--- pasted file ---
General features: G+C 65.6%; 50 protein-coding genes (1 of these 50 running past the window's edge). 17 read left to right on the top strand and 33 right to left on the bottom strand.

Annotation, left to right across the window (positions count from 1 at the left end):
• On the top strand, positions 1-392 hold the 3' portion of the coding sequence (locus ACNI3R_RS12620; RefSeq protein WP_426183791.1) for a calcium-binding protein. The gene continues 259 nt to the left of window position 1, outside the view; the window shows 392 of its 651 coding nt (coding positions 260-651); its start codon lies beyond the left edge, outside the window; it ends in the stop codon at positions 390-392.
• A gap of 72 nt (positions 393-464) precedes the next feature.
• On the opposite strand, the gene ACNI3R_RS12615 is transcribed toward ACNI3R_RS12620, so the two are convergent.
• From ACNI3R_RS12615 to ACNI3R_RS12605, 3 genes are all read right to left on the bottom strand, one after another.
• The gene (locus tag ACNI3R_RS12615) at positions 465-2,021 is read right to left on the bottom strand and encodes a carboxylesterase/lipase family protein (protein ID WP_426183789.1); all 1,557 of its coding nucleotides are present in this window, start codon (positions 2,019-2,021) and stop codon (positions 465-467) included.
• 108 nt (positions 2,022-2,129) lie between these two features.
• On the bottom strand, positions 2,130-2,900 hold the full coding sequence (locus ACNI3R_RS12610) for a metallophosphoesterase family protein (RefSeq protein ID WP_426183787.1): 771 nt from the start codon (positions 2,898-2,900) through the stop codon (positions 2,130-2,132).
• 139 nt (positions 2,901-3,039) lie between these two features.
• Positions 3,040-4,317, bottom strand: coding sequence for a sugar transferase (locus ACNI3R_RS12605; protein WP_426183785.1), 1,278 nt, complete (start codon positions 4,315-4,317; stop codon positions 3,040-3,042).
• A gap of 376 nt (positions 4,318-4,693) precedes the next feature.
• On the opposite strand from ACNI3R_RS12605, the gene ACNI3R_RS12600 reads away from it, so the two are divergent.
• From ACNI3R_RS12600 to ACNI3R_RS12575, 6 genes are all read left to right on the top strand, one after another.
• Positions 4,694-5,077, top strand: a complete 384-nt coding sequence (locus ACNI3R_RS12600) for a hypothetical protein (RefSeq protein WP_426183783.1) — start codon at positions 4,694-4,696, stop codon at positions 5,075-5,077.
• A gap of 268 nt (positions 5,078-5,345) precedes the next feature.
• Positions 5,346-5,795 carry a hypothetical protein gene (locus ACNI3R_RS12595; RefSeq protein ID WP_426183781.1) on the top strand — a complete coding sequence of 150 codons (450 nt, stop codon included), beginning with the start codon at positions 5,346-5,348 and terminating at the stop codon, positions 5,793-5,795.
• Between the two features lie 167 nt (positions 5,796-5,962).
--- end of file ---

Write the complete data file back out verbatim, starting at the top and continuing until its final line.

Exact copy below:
General features: G+C 65.6%; 50 protein-coding genes (1 of these 50 running past the window's edge). 17 read left to right on the top strand and 33 right to left on the bottom strand.

Annotation, left to right across the window (positions count from 1 at the left end):
• On the top strand, positions 1-392 hold the 3' portion of the coding sequence (locus ACNI3R_RS12620; RefSeq protein WP_426183791.1) for a calcium-binding protein. The gene continues 259 nt to the left of window position 1, outside the view; the window shows 392 of its 651 coding nt (coding positions 260-651); its start codon lies beyond the left edge, outside the window; it ends in the stop codon at positions 390-392.
• A gap of 72 nt (positions 393-464) precedes the next feature.
• On the opposite strand, the gene ACNI3R_RS12615 is transcribed toward ACNI3R_RS12620, so the two are convergent.
• From ACNI3R_RS12615 to ACNI3R_RS12605, 3 genes are all read right to left on the bottom strand, one after another.
• The gene (locus tag ACNI3R_RS12615) at positions 465-2,021 is read right to left on the bottom strand and encodes a carboxylesterase/lipase family protein (protein ID WP_426183789.1); all 1,557 of its coding nucleotides are present in this window, start codon (positions 2,019-2,021) and stop codon (positions 465-467) included.
• 108 nt (positions 2,022-2,129) lie between these two features.
• On the bottom strand, positions 2,130-2,900 hold the full coding sequence (locus ACNI3R_RS12610) for a metallophosphoesterase family protein (RefSeq protein ID WP_426183787.1): 771 nt from the start codon (positions 2,898-2,900) through the stop codon (positions 2,130-2,132).
• 139 nt (positions 2,901-3,039) lie between these two features.
• Positions 3,040-4,317, bottom strand: coding sequence for a sugar transferase (locus ACNI3R_RS12605; protein WP_426183785.1), 1,278 nt, complete (start codon positions 4,315-4,317; stop codon positions 3,040-3,042).
• A gap of 376 nt (positions 4,318-4,693) precedes the next feature.
• On the opposite strand from ACNI3R_RS12605, the gene ACNI3R_RS12600 reads away from it, so the two are divergent.
• From ACNI3R_RS12600 to ACNI3R_RS12575, 6 genes are all read left to right on the top strand, one after another.
• Positions 4,694-5,077, top strand: a complete 384-nt coding sequence (locus ACNI3R_RS12600) for a hypothetical protein (RefSeq protein WP_426183783.1) — start codon at positions 4,694-4,696, stop codon at positions 5,075-5,077.
• A gap of 268 nt (positions 5,078-5,345) precedes the next feature.
• Positions 5,346-5,795 carry a hypothetical protein gene (locus ACNI3R_RS12595; RefSeq protein ID WP_426183781.1) on the top strand — a complete coding sequence of 150 codons (450 nt, stop codon included), beginning with the start codon at positions 5,346-5,348 and terminating at the stop codon, positions 5,793-5,795.
• Between the two features lie 167 nt (positions 5,796-5,962).